• Remains poised when under pressure and avoids a loss of yards by throwing the ball away or hitting his check-down receiver


  • Transferred to California in junior year after losing starting quarterback job to Patrick Mahomes at Texas Tech
  • Inconsistent, sloppy footwork sometimes leads to accuracy issues
  • Inability to run the ball and gain yards on the ground when plays breakdown (negative rushing yards in 2016)
  • Often lazy and sloppy when making passes on short routes
  • Has a habit of staring down intended receivers and allowing the secondary to jump on passes
  • High volume of interceptions signals poor decision-making and lack of awareness (12 interception in 2016)

NFL Comparison: Eli Manning

Value: Late 1st Round

Projected Pick: Early 3rd Round


  1. DeShone Kizer (Notre Dame)


  • Great pocket awareness to sense pass rush and step up to make throws under pressure
  • Mobility gives him the ability to scramble outside the pocket and extend plays
  • Elite footwork and throwing mechanics translate to his passing accuracy
  • Has the ability to rush on designed quarterback running plays and contribute to the ground game (525 rushing yards in 2016)
  • Very accurate throwing passes on the run when rolling out to his right side


  • Functioned as a game-manager and read-option style quarterback, so most of his throws were short-mid range passes
  • Low passing touchdown totals in two seasons as starting quarterback (21 and 26) lead to concerns in production through the air
  • Relatively untested on deep throws; potential issues in development and ability to complete NFL passes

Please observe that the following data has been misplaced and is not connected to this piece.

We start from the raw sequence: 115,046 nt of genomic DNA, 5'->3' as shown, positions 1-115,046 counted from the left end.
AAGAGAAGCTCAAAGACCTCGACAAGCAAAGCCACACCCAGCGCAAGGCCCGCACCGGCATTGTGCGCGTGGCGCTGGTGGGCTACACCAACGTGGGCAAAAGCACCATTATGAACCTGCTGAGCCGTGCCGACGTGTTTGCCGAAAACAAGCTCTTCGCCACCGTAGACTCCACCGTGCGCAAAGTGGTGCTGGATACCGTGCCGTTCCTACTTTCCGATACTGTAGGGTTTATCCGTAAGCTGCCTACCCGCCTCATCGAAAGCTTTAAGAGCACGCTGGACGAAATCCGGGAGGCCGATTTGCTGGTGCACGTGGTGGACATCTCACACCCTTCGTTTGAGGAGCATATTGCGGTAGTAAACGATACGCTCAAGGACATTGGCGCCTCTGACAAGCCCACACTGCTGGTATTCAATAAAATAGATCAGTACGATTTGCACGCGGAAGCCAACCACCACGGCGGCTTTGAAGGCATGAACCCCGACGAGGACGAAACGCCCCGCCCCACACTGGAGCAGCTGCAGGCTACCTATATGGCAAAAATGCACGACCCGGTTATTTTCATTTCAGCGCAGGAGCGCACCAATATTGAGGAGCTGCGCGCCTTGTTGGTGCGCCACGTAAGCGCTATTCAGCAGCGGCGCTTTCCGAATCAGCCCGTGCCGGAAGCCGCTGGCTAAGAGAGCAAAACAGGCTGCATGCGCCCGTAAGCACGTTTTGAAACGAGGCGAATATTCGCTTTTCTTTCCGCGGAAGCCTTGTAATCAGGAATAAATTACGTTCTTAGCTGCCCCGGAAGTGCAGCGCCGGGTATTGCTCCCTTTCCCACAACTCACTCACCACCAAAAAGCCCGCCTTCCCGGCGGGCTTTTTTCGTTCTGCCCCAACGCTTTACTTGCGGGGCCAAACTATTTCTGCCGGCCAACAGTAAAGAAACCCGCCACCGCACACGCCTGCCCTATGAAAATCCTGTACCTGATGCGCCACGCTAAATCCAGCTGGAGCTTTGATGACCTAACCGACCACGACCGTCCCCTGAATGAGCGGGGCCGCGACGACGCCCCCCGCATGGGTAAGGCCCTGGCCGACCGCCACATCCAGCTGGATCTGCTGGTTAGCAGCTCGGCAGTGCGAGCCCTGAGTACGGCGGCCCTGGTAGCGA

• Sometimes struggles with timing and accuracy on quick passes like slant patterns and curl routes
  • Gets caught forcing passes into tight coverage, which can lead to interceptions
  • Struggles with accuracy when rolling out to his left side

NFL Comparison: Russell Wilson

Value: Early 2nd Round

Projected Pick: Late 1st Round


  1. Deshaun Watson (Clemson)


  • Dynamic runner with the ability to contribute to the rushing attack to open the offense up
  • Consistent mechanics and quick release when making passes
  • Experience in high-pressure situations – national champion with four CFB playoff game appearances
  • High production level – 12,097 total yards and 116 total touchdowns in three seasons at Clemson
  • National recognition and success at the collegiate level: national champion, two-time Heisman runner-up, two CFB playoff appearances (four total playoff games)


  • Played in a read-option system and will require development to learn how to operate in an NFL offensive system
  • Consistently inaccurate on deep throws; often under-throws and relies on his receivers to bail out poor passes
  • Lack of ability to stand in the pocket to complete passes; has the need to run outside of the pocket to make his throws
  • Poor timing and accuracy; constantly under-throws receivers who gain a step on their defender

NFL Comparison: Robert Griffin III

Value: Early 3rd Round

Projected Pick: Top 20


  1. Nathan Peterman (Pittsburgh)


  • NFL QB size – 6’3’’ height and 225 lbs.
  • Exhibits great poise and comfort in the pocket and has very consistent footwork on drop backs and throwing motion
  • Makes very smart decisions when facing pass rush and has the ability to complete accurate throws with pass rushers in his face